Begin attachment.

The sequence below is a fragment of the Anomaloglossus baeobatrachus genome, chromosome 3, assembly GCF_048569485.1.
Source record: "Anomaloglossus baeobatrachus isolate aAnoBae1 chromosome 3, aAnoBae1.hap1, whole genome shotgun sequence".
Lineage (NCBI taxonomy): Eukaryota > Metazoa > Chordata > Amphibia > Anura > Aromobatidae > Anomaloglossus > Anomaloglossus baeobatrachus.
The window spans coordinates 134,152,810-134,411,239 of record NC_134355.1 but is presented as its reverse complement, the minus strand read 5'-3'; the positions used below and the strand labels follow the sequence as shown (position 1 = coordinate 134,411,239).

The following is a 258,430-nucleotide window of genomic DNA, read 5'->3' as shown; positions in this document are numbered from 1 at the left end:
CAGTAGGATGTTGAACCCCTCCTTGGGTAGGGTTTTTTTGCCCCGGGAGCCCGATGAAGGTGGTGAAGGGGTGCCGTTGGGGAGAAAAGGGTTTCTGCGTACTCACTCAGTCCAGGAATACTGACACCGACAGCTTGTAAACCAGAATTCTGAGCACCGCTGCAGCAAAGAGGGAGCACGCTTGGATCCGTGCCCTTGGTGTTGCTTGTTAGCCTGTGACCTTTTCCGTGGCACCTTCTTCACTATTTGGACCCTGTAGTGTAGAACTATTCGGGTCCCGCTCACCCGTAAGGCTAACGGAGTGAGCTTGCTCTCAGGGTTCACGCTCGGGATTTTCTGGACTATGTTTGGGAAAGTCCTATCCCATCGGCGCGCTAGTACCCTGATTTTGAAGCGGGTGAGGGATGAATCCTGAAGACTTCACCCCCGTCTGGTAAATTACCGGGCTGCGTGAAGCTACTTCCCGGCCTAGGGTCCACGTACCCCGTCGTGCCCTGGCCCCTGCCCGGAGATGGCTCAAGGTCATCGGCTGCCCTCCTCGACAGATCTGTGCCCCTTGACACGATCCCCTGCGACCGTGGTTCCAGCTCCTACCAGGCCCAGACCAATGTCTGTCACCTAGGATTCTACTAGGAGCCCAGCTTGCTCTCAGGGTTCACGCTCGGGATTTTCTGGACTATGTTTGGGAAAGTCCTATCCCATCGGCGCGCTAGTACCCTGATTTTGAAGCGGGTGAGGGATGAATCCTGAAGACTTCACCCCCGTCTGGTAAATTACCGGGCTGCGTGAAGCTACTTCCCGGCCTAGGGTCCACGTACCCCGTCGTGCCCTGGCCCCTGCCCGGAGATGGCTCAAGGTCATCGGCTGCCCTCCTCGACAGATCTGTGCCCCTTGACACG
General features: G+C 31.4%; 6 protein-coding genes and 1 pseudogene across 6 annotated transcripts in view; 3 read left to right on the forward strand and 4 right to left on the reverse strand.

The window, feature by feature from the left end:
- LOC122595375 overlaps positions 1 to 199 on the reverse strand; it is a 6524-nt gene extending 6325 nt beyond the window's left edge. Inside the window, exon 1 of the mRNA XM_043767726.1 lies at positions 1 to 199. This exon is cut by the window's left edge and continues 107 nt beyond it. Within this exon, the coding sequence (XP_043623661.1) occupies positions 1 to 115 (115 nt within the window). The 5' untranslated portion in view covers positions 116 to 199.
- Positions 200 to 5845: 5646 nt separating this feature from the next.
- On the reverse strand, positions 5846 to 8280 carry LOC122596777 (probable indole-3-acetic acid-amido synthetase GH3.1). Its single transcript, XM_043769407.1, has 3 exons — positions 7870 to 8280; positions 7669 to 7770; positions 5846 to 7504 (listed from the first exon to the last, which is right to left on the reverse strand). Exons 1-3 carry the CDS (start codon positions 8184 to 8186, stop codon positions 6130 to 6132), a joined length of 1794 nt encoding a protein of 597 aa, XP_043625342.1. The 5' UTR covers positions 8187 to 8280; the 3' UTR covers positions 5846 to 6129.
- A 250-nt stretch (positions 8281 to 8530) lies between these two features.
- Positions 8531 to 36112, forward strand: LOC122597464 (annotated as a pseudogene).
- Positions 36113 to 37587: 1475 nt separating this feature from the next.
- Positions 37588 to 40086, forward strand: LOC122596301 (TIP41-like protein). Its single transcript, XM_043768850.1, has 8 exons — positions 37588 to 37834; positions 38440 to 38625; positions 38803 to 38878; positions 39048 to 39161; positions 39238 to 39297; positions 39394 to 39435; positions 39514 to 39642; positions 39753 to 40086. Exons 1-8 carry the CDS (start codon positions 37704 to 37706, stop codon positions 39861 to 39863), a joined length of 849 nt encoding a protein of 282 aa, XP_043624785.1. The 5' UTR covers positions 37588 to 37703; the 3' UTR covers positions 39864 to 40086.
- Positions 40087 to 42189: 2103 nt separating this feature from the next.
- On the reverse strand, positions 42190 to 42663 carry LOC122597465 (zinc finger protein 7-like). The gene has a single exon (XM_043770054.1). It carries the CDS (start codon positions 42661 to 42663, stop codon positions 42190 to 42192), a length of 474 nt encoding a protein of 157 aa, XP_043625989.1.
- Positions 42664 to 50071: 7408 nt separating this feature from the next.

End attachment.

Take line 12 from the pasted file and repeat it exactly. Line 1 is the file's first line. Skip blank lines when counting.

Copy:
- A 250-nt stretch (positions 8281 to 8530) lies between these two features.